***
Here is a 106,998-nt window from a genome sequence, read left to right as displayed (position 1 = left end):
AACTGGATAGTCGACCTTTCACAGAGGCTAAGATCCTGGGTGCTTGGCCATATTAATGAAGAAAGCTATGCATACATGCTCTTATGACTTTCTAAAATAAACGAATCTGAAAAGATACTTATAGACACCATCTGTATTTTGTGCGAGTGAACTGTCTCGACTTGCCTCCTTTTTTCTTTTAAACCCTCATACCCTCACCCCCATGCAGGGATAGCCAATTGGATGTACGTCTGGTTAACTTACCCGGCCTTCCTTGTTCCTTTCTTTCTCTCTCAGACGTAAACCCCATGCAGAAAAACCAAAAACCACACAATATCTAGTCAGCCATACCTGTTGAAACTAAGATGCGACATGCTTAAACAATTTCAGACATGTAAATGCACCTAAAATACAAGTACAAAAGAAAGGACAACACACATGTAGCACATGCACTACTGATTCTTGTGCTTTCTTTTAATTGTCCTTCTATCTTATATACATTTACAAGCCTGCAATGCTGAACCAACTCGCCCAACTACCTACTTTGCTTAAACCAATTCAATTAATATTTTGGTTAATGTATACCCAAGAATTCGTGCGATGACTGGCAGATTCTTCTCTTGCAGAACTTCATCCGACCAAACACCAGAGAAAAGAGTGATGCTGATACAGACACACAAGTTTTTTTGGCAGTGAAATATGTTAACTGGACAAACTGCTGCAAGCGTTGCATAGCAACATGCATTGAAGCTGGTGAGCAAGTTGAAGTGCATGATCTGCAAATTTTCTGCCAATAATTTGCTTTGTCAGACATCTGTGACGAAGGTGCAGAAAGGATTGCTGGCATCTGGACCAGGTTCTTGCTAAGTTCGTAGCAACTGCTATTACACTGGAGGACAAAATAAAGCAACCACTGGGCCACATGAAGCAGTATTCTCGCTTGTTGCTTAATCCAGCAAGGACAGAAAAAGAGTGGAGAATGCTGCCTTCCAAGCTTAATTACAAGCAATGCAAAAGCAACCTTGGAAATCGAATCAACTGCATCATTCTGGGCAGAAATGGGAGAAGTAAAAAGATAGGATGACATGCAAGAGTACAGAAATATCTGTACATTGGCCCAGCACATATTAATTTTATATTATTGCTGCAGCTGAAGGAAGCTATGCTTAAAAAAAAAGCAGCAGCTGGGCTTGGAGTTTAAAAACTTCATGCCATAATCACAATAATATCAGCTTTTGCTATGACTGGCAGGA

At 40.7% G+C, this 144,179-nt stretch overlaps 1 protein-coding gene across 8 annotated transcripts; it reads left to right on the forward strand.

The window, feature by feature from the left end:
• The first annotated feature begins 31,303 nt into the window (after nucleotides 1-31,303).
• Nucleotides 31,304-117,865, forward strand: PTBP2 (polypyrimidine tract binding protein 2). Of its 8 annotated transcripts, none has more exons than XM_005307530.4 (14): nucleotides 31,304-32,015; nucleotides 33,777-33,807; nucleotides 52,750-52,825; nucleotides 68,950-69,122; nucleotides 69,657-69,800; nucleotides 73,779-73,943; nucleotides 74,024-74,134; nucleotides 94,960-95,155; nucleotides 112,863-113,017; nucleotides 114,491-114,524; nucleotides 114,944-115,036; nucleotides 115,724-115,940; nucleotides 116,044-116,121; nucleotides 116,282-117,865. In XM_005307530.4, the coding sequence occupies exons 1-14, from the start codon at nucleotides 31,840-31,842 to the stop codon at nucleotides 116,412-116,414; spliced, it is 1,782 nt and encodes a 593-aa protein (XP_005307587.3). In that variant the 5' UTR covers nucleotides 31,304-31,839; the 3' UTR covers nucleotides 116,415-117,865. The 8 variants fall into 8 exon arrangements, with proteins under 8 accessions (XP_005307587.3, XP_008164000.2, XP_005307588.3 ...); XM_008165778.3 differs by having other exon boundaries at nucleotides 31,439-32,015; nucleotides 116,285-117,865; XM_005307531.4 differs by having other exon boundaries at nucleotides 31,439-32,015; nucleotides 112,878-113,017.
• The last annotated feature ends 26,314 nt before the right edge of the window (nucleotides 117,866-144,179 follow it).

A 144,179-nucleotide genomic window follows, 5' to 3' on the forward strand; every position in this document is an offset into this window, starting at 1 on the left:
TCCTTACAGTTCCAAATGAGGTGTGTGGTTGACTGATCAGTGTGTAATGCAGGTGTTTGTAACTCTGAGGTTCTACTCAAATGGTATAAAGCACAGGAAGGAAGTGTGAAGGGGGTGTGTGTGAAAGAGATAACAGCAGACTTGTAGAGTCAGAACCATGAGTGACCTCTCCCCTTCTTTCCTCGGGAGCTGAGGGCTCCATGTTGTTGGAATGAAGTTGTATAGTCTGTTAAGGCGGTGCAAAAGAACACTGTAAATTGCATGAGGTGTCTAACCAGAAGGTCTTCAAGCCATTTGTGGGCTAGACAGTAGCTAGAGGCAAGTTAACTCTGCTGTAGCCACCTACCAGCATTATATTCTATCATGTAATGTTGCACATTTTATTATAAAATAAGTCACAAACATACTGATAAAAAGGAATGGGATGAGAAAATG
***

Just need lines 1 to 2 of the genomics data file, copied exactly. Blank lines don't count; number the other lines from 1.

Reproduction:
Here is a 106,998-nt window from a genome sequence, read left to right as displayed (position 1 = left end):
AACTGGATAGTCGACCTTTCACAGAGGCTAAGATCCTGGGTGCTTGGCCATATTAATGAAGAAAGCTATGCATACATGCTCTTATGACTTTCTAAAATAAACGAATCTGAAAAGATACTTATAGACACCATCTGTATTTTGTGCGAGTGAACTGTCTCGACTTGCCTCCTTTTTTCTTTTAAACCCTCATACCCTCACCCCCATGCAGGGATAGCCAATTGGATGTACGTCTGGTTAACTTACCCGGCCTTCCTTGTTCCTTTCTTTCTCTCTCAGACGTAAACCCCATGCAGAAAAACCAAAAACCACACAATATCTAGTCAGCCATACCTGTTGAAACTAAGATGCGACATGCTTAAACAATTTCAGACATGTAAATGCACCTAAAATACAAGTACAAAAGAAAGGACAACACACATGTAGCACATGCACTACTGATTCTTGTGCTTTCTTTTAATTGTCCTTCTATCTTATATACATTTACAAGCCTGCAATGCTGAACCAACTCGCCCAACTACCTACTTTGCTTAAACCAATTCAATTAATATTTTGGTTAATGTATACCCAAGAATTCGTGCGATGACTGGCAGATTCTTCTCTTGCAGAACTTCATCCGACCAAACACCAGAGAAAAGAGTGATGCTGATACAGACACACAAGTTTTTTTGGCAGTGAAATATGTTAACTGGACAAACTGCTGCAAGCGTTGCATAGCAACATGCATTGAAGCTGGTGAGCAAGTTGAAGTGCATGATCTGCAAATTTTCTGCCAATAATTTGCTTTGTCAGACATCTGTGACGAAGGTGCAGAAAGGATTGCTGGCATCTGGACCAGGTTCTTGCTAAGTTCGTAGCAACTGCTATTACACTGGAGGACAAAATAAAGCAACCACTGGGCCACATGAAGCAGTATTCTCGCTTGTTGCTTAATCCAGCAAGGACAGAAAAAGAGTGGAGAATGCTGCCTTCCAAGCTTAATTACAAGCAATGCAAAAGCAACCTTGGAAATCGAATCAACTGCATCATTCTGGGCAGAAATGGGAGAAGTAAAAAGATAGGATGACATGCAAGAGTACAGAAATATCTGTACATTGGCCCAGCACATATTAATTTTATATTATTGCTGCAGCTGAAGGAAGCTATGCTTAAAAAAAAAGCAGCAGCTGGGCTTGGAGTTTAAAAACTTCATGCCATAATCACAATAATATCAGCTTTTGCTATGACTGGCAGGA